You likely saw this WSJ article last month, detailing an SEC investigation into one company’s end-of-quarter “earnings management” practices – e.g. leaning on customers to take early deliveries and rerouting products to book sales. The company says “everyone’s doing it” – and according to a McKinsey survey described in this Cleary blog, that’s not too much of an exaggeration:
Lest anyone think the SEC’s focus on “pulling in” revenues is an issue of limited relevance, note that approximately 27% of US public companies provide quarterly guidance, and evidence of widespread earnings management is not merely anecdotal. A broad survey by McKinsey reveals that, when facing a quarterly earnings miss, 61% of companies without a self-identified “long-term culture” would take some action to close the gap between guided and actual earnings, with 47% opting to “pull-in” sales. 71% of those companies would decrease discretionary spending (e.g., spending on R&D or advertising), 55% would delay starting a new project, even if some value would be sacrificed, and 34% would delay taking an accounting charge.
But the widespread nature of these practices doesn’t make the SEC more amenable to them – e.g. they imposed a $5.5 million fine and a cease-and-desist order in a recent enforcement action involving similar maneuvers. The blog notes:
The use of any of these techniques, if resulting in the obfuscation of a “known trend or uncertainty . . . that may have an unfavorable impact on net sales or revenues or income from continuing operations,” would presumably be equally objectionable to the SEC.
Accordingly, for those companies that are still providing earnings guidance, it would be prudent to make sure that your disclosure committee is having frank and frequent discussions with management about exactly what, if any, earnings management tools are being used, whether these tools fit squarely within the company’s revenue recognition policies, whether the company’s auditors are aware of the scope and persistence of these practices, and, most importantly, whether the use of the tools is, intentionally or not, masking a trend of declining sales, a declining market share, declining margins, or other significant uncertainties.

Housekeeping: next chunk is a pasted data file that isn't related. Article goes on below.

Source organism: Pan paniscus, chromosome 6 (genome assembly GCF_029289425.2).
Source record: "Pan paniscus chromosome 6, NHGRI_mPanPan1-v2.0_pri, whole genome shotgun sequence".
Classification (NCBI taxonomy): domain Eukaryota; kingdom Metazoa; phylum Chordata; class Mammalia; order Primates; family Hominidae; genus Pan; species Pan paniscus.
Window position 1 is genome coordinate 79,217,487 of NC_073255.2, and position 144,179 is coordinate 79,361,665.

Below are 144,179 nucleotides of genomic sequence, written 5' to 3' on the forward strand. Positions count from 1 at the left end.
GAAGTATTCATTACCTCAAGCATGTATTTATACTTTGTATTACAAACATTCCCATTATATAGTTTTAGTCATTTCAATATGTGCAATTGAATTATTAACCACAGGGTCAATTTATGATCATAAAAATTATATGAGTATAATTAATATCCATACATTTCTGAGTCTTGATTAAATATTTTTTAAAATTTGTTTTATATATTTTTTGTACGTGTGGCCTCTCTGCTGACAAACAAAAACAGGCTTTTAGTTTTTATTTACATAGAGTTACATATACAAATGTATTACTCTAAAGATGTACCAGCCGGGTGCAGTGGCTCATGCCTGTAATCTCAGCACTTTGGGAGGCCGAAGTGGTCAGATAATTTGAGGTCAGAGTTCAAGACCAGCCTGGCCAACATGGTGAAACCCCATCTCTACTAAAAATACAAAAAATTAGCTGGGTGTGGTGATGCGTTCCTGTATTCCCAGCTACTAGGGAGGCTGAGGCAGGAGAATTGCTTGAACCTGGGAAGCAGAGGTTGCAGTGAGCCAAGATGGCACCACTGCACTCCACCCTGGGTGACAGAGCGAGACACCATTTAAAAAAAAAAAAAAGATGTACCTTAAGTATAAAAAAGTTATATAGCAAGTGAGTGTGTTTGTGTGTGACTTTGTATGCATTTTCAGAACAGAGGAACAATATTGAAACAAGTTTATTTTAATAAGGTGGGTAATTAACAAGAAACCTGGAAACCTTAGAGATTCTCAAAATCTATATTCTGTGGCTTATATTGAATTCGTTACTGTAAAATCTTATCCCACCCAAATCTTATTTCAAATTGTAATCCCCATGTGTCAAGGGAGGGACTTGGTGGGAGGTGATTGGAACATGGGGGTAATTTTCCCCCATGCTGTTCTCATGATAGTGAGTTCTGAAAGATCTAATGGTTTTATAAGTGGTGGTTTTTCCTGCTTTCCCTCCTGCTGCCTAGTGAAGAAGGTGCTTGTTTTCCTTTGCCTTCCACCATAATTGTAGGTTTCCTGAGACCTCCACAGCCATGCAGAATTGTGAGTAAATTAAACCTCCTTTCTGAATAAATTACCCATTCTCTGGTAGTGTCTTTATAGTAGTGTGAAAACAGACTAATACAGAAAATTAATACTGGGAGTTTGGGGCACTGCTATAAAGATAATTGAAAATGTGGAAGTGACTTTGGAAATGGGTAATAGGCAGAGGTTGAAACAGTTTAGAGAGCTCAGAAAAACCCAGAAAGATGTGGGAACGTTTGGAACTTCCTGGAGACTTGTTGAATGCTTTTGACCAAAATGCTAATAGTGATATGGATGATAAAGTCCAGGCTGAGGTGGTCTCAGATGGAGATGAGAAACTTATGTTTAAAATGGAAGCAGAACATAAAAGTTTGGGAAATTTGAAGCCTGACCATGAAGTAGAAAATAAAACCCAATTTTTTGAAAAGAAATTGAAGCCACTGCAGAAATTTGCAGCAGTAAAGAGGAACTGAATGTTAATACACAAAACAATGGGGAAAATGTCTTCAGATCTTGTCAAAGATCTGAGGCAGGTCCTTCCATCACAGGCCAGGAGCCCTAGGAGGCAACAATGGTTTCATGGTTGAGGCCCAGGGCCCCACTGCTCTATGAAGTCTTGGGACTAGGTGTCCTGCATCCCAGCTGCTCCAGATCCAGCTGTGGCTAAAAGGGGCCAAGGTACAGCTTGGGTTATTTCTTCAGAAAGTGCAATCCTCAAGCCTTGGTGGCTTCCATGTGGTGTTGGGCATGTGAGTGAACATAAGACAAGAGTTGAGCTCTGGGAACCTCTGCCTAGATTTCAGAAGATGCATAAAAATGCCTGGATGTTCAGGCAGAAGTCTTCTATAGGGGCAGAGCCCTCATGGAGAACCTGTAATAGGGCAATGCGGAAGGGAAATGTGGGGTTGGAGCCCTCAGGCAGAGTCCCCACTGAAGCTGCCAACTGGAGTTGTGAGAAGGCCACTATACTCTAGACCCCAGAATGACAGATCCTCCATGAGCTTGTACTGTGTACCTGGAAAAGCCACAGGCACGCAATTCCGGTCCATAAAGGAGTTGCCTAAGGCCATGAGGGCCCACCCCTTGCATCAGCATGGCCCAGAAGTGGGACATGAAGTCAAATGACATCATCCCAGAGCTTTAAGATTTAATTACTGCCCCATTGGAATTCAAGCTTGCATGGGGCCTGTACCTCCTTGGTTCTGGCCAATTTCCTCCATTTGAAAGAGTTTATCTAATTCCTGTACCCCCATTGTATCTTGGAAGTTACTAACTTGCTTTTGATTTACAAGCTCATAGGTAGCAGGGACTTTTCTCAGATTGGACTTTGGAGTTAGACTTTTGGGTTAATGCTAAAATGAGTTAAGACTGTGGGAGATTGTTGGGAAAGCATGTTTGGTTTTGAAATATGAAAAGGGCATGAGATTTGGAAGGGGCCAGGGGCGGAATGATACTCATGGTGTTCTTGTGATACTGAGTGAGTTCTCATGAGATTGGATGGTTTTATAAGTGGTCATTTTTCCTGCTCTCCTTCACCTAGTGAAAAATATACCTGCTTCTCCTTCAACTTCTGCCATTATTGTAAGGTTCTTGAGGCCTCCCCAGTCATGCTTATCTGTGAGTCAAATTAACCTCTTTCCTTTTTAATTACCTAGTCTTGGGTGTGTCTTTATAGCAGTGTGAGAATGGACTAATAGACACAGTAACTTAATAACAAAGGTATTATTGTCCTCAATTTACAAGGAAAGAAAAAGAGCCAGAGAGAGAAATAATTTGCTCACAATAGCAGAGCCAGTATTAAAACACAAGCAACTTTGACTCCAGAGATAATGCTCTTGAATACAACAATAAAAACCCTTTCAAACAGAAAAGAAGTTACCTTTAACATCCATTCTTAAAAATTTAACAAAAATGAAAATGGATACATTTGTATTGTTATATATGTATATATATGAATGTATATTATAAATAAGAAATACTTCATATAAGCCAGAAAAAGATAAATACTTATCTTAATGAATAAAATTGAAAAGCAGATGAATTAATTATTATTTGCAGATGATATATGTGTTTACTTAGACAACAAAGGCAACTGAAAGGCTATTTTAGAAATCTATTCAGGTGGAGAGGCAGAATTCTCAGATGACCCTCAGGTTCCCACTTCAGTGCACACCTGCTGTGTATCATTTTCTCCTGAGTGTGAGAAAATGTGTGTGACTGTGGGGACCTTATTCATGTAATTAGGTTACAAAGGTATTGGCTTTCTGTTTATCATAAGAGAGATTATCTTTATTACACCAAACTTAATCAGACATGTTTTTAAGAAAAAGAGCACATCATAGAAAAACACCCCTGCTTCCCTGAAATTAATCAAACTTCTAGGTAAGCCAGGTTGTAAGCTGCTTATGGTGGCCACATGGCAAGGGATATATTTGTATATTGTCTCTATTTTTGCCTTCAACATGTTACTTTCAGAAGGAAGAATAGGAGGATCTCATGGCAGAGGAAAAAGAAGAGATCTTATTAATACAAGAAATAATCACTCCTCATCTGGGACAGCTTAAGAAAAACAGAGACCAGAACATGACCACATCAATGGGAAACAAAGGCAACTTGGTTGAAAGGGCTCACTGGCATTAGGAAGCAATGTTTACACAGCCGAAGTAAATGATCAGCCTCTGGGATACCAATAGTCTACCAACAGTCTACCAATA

“Climate Accounting”: Exxon Prevails in Martin Act Suit
A couple months back, I blogged that Exxon Mobil was defending itself in New York state court against allegations that it had misled investors by saying publicly that it estimated higher future costs of climate change regulations when it evaluated potential oil & gas projects – when it was actually basing those decisions on current costs, and assumptions that the regulatory environment wouldn’t change.
Among other things, the complaint by the New York Attorney General alleged violations of the state’s Martin Act, which turns on whether there’s a misrepresentation or omission of material facts. The alleged misrepresentations were made by Exxon in reports that were published back in 2014 in exchange for the withdrawal of two shareholder proposals – and were then repeated in other reports such as the company’s “Corporate Citizenship Report.”
Earlier this week, the judge on the case issued this 55-page opinion in Exxon’s favor. Basically, the decision came down to a finding that investors didn’t care about the info – there was no market impact and the info wasn’t “material” when considered with the total mix available in the company’s 10-K and other disclosures. The judge also accepted Exxon’s argument that the company’s internal practices didn’t impact its financials.
This was a big victory, but it’s pretty fact-specific (as detailed in this “D&O Diary” blog) – and you’ve gotta wonder whether the outcome would be the same if the allegations were based on more recent disclosures, since current-day investors keep claiming they care about this stuff. Exxon continues to face other “climate change” lawsuits – including a consumer protection case in Massachusetts. And they aren’t alone. This Davis Polk blog notes that at least one D&O insurer is observing a growing number of climate-related claims – and that it will consider that risk during underwriting. Here’s an excerpt:
Among 28 countries, 75% of climate-related cases brought to date were in the United States alone. The firm anticipates that the failure to disclose climate change risks may drive claims in upcoming years. Moreover, a company’s lack of responsiveness to overall environmental, social and governance (ESG) issues, including ethical topics, can cause brand values to plummet. The insurer warns that, when gauging a company’s reputation, underwriters of D&O insurance will consider the nature and tone of comments made on social media relating to the company.
November-December Issue of “The Corporate Counsel”
We recently mailed the November-December issue of “The Corporate Counsel” print newsletter (try a no-risk trial). The topics include:
1. Hedging Disclosure Is Here—Are You Ready?
– Background of Hedging Disclosure Requirement
– What Item 407(i) of Regulation S-K Requires
– Applicability & Effective Dates
– Interpreting the New Hedging Disclosure Requirement
– Rule Applies to Broad Categories of Transactions
– Elaborate Policy Not Required
– Drafting Proxy Disclosure
2. Non-GAAP: Staff Scrutinizes “Individually Tailored Accounting Principles”
– Evolution of the Staff’s Non-GAAP Comments
– What is “Tailored Accounting?”
– Where is the Staff Raising “Tailored Accounting” Comments?
– Comments On Acquisition-Related Adjustments
– Five Key Takeaways on Tailored Accounting
– Liz Dunshee